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Old 07-06-2011, 12:08 PM
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Originally Posted by Lunakim View Post
What are some good boundaries to make?
That is up to you. For example one could be you don't want to be around him when he's drinking. If he is drinking you leave the room and go someplace else in the house, it's about you not being around him not about him drinking. You don't have to say anything, just leave the room or house if necessary.

It all depends on what you are willing to put up with. Those things you can't you set your boundary and plan your response for when the boundary is broken. Its all about you. It's not an ultimatum or anything like that. You're not demanding that he behave in any particular manner, you're just preparing yourself for when he is acting in a way that you won't put up with.

Good luck and I hope that helps.

Your friend,
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Old 07-06-2011, 12:30 PM
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Here's an example of one of my boundaries in action... (My boundary is that I will not allow my life activities to revolve around or be ruined by anyone's drinking, or the consequences of their drinking.)

I was at party on Sunday evening with the kids and AH. We were all getting ready to leave, everybody loaded in the car, car started (I was driving)... and about to drive away. In that fleeting moment, AH decided he wasn't drunk enough yet... and wanted to stay. "Ok!" I said, "We'll see you later! Have a good night!" and I drove away. About 2/3rds of the way home, I see his wallet in my cup holder - "OH well. Not my problem!". The kids and I got home, made a giant fort, climbed in it and went to sleep! The next day, we had planned to go to the beach so the kids could chill out... and that's just what the 3 of us did. AH called around noon, all pissy because he had no money and he wanted to come home, and no one would drive. I said, "Well, we're busy right now and will get to you as soon as we can." And that was the end of the conversation.

Before I set my boundary... the whole thing would have played out something like this...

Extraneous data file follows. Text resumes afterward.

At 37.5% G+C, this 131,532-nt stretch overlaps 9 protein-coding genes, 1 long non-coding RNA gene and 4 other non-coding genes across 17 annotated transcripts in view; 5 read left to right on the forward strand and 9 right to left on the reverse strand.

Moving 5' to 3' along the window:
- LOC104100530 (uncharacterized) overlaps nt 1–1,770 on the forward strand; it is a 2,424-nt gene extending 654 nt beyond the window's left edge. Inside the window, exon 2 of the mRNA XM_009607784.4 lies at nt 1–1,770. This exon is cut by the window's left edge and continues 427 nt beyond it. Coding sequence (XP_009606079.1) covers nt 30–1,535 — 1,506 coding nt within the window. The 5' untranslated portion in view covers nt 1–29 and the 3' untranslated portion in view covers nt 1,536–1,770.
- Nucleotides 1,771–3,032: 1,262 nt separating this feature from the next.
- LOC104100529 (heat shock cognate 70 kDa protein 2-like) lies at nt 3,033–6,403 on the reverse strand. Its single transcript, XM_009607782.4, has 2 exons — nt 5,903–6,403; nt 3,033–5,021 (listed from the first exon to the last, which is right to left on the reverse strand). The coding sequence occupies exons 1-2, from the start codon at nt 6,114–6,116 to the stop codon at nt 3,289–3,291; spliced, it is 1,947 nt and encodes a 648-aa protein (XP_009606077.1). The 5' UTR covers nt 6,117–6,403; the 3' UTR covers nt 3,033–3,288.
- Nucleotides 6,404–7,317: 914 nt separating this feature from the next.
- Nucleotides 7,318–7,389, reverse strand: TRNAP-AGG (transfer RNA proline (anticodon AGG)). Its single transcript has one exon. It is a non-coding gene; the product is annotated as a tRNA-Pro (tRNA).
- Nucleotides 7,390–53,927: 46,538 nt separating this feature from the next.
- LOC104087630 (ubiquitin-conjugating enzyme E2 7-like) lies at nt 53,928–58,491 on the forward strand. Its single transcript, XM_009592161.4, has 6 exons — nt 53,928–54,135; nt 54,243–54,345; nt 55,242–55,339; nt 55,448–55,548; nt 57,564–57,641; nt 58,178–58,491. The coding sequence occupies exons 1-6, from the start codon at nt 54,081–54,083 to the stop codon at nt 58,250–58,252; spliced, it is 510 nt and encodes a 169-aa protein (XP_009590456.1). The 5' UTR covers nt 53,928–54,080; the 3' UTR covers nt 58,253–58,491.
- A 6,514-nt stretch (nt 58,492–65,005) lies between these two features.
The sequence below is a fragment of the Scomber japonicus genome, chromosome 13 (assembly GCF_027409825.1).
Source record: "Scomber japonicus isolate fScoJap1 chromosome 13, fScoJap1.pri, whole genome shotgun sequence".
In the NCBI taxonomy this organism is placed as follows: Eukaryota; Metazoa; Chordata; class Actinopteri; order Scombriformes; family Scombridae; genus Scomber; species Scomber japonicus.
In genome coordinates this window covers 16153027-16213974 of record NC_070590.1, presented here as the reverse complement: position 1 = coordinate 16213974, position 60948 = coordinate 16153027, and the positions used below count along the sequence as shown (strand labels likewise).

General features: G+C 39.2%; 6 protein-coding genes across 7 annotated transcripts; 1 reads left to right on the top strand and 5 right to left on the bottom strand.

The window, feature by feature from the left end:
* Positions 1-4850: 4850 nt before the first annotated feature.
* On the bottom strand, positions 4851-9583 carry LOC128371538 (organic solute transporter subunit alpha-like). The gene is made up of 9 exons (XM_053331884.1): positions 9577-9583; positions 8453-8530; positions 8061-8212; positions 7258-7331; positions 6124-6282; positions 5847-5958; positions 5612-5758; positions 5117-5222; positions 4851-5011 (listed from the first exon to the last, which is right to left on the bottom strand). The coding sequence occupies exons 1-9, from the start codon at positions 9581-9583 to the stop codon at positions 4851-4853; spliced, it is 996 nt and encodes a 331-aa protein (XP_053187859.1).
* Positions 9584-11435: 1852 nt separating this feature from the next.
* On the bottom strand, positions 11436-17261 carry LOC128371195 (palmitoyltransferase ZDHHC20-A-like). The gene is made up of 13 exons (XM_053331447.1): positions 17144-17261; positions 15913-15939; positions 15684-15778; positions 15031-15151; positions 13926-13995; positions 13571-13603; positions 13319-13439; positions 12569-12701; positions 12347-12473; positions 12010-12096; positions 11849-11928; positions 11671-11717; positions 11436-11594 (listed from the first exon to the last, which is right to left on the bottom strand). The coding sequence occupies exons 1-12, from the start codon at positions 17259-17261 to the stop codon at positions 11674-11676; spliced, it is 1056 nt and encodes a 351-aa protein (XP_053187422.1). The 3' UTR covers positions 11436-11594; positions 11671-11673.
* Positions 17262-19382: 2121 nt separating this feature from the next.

AH says he wants to stay - I would try to reason with him why that was a bad idea and when that didn't work - scream at him to get in the car and come home - and if that didn't work, drive off in a fit of rage... only to get more mad when I saw his wallet... which I would then turn around to drive it back to him, only to start the argument up again, or *gasp* play the role of the savior for bringing him his wallet. And then I'd go home at night, not sleep, and stew about how insensitive, irresponsible, lazy, unappreciative (get the picture?!?!) he was! Only to wake up the next morning, tired and hungover from overindulging MY emotions... and then begrudgingly re-arrange my day because we have to go get Daddy.... and then throw it in his face that our day was ruined because of his lousy choices.

For me, my boudnary means realizing that people around me are not an extension of me. I don't have to let their choices ruin my life - I can make choices to protect me. I can choose to participate... and if the situation gets to a point where I am no longer comfortable/enjoying myself - I can choose to stop participating!! I don't have to rearrange my plans to save/rescue/caretake for another human being. I can choose to carry on with whatever it is that I WANT to do, or whatever is good/safe for ME.

Thanks for letting me share my experience!
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Old 07-06-2011, 12:58 PM
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Shannon what a great description of detachment and boundaries w/in a relationship. I have trouble with the middle - the spot where you still interact with people. It helps me so much to see a specific situation played out both ways. :
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Old 07-06-2011, 01:54 PM
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I'm with you GettingBy (at least on my strong days)!! I'm still working on setting boundaries with myself, but here is one from last night I'm quite proud of

Last night I suspected mine of drinking. He took a long afternoon nap and then went into the basement to play video games. Normally I would have gone down into the basement, smelled every cup down there, and searched all his hiding spots looking for any trace of alcohol to prove that I'm right. (don't ask me how that makes me the winner or makes me feel good, but its what I'm trying NOT to do anymore). Anyways, I put on a girly movie and at 8pm still no sign of him. I make myself dinner, just enough for me. Around 9pm he comes back upstairs and is hurt that I ate dinner without him. I just kept saying in my head that I'm not his mother, it's not my job to cook for him, not my job to make sure he eats, and if he wants to be alone in his basement thats his choice too. It felt great and I went to bed happy and full He cooked a frozen pizza that I heard him throw up later that night...